Thundercast at the Sugar Club, Dublin on Friday 4th of October 2013

Thundercat is something of a superhero, much like the characters of the kid’s cartoon that is his namesake. He dresses like some intergalactic enforcer of funk and his virtuoso abilities and cosmic aesthetic appear all over some of the more exciting left-field  jazz, electronic and hip-hop records as of late, particularly LA’s Brainfeeder imprint.

He is also one of those rare animals: a virtuoso who does not box you about the ears with his virtuosity. Before people even enter the venue, the audience can see Stephen Bruner (aka Thundercat), a large man with large hair and a broad smile in a tight red sweater, leaning on the guardrail outside and chatting with the bouncer. He is a gregarious fellow, and is happy to chat a moment to fans making their way into the intimate, warm vibe of The Sugar Club.

Before the show we are treated to a grainy documentary – briefly interrupted by a fugitive fire alarm – about Bruner, following him around LA and chatting with friends such as Flying Lotus and Erykah Badu, highlighting the headliner’s extensive rolodex of collaborators. Opening act Butter churn out a solid set, and are a good primer for Thundercat’s jazz inflections, with raging but concise sax leads, paired wonderfully with airy vocals that meander soulfully along the band’s chilled-grooves. A band to keep an eye on.

Thundercat comes on after eleven, and sports the strikingly sparse instrumentation of Bruner flanked on either side by drums and keys. Once they kick off though, it is clear how this suits the spacey, sonic template of Thundercat’s studio offerings. The set opens with Fleer Ultra from 2011’s ‘Golden Age of Apocalypse’, followed by Daylight, which rises wonderfully into a raucous solo that has pockets of the audience, who probably came expecting more conventional electronic bangers, visibly befuddled. Any reservations are shortly dispelled, though, by the sheer force of the musicianship on display.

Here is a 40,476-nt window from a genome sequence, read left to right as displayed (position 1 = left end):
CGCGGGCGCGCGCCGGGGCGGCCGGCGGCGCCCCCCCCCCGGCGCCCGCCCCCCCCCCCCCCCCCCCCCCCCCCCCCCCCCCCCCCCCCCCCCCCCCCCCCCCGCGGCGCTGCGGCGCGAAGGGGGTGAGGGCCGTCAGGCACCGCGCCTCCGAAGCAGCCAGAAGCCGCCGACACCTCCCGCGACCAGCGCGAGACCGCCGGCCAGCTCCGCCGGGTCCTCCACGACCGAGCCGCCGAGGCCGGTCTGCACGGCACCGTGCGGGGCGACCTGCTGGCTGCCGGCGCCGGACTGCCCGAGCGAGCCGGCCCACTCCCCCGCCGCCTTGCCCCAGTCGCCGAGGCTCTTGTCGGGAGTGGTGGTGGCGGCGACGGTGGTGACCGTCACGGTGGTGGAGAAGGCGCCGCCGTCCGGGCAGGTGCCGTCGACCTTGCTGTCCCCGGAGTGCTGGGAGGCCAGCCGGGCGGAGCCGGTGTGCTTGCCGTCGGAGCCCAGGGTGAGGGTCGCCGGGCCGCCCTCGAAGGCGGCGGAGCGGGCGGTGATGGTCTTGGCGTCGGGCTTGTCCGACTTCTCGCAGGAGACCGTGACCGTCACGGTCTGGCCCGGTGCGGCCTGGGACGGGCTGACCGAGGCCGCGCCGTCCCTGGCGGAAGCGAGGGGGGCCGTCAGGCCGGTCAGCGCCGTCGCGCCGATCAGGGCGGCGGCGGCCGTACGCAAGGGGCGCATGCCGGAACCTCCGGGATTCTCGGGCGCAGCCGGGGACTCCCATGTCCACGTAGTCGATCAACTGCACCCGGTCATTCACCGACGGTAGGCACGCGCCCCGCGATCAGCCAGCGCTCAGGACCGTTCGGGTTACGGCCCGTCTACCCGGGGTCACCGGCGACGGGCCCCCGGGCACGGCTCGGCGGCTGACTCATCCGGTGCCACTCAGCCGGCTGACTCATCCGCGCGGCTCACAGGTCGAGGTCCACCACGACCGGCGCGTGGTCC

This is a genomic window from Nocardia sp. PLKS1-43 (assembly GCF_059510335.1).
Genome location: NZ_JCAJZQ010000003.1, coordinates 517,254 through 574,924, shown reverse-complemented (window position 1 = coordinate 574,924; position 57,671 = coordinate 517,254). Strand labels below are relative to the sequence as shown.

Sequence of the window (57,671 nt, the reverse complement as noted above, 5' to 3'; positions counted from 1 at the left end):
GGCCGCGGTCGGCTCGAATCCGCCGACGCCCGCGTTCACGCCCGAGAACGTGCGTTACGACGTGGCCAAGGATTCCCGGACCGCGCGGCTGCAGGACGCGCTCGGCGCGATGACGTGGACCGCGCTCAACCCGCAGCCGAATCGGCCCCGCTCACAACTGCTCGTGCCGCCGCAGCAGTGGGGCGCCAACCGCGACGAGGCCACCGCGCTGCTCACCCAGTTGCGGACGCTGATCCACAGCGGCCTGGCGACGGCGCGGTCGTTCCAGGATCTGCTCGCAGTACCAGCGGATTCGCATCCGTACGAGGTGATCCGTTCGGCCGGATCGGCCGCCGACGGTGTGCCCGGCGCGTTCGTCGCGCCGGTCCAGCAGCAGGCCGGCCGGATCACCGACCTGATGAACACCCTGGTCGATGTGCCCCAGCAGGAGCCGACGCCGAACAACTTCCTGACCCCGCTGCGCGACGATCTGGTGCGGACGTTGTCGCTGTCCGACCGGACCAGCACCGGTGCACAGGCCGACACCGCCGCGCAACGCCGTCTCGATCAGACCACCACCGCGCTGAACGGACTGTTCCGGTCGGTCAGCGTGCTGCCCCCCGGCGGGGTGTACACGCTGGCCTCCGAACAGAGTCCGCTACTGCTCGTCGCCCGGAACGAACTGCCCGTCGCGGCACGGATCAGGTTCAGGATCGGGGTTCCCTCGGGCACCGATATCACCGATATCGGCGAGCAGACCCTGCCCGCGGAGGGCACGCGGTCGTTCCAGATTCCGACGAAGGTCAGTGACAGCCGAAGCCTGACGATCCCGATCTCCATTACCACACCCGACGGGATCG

Bruner’s basswork is something to behold; shredding down to the high notes with striking, emotive punch; clawing smooth, high bends from his six string bass, which appears more like a guitar built for someone twelve feet tall.

Tron Song, one of Bruner’s finest vocal performances, is brilliantly delivered. All the more for the drummer’s able interpretations of one the record’s more quintessentially Flying-Lotus-y beats. Throughout the set the percussion perfectly tows the line between meandering jazz fills and rendering the songs – particularly the more subdued ticking-kickdrum beats – danceable.

The mantra n’ rhythm of Seasons sets the audience moving for the set’s final act. The restrained fit of Seven is followed by Lotus and the Jondy, a toe tapper with Thundercat beaming a smile as he sings of “straight trippin’, seein’ goblins” and giving a shout out to the late Austin Peralta, all before launching into the free-jazz freak-out of ‘Apocalypse’s centrepiece.

The sparser set up makes itself most evident towards the set’s close with the more accessible cuts, Heartbreaks + Setbacks, and Oh Sheeit it’s X, both arriving at the set’s end, the latter as encore. The absence of the former’s squeaky sample and X‘s noticeably less searing synth are forgiven for the sheer energy put into these renditions; Bruner’s manic grin and frantic fingerwork propelled by a rapturous audience response. With the hits put to bed, Bruner gives a final goodbye and announces his intention to hang out for a few pints; a down to earth guy, dispensing out-of-this-world music.